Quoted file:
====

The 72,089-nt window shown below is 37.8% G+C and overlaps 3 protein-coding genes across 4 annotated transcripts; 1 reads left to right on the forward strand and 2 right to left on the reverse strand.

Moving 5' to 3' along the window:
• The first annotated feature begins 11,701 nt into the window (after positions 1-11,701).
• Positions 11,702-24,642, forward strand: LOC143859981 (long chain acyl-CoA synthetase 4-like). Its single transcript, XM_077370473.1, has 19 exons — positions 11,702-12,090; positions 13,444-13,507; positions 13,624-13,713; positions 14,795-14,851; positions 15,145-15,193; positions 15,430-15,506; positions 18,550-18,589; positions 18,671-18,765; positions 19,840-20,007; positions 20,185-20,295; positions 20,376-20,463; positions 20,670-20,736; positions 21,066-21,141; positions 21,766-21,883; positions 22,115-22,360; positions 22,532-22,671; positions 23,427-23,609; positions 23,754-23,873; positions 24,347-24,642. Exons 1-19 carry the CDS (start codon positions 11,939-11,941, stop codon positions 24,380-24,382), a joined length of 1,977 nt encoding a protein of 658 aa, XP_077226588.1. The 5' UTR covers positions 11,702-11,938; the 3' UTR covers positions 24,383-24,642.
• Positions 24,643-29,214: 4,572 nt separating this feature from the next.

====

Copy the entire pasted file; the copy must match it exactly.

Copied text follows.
The 72,089-nt window shown below is 37.8% G+C and overlaps 3 protein-coding genes across 4 annotated transcripts; 1 reads left to right on the forward strand and 2 right to left on the reverse strand.

Moving 5' to 3' along the window:
• The first annotated feature begins 11,701 nt into the window (after positions 1-11,701).
• Positions 11,702-24,642, forward strand: LOC143859981 (long chain acyl-CoA synthetase 4-like). Its single transcript, XM_077370473.1, has 19 exons — positions 11,702-12,090; positions 13,444-13,507; positions 13,624-13,713; positions 14,795-14,851; positions 15,145-15,193; positions 15,430-15,506; positions 18,550-18,589; positions 18,671-18,765; positions 19,840-20,007; positions 20,185-20,295; positions 20,376-20,463; positions 20,670-20,736; positions 21,066-21,141; positions 21,766-21,883; positions 22,115-22,360; positions 22,532-22,671; positions 23,427-23,609; positions 23,754-23,873; positions 24,347-24,642. Exons 1-19 carry the CDS (start codon positions 11,939-11,941, stop codon positions 24,380-24,382), a joined length of 1,977 nt encoding a protein of 658 aa, XP_077226588.1. The 5' UTR covers positions 11,702-11,938; the 3' UTR covers positions 24,383-24,642.
• Positions 24,643-29,214: 4,572 nt separating this feature from the next.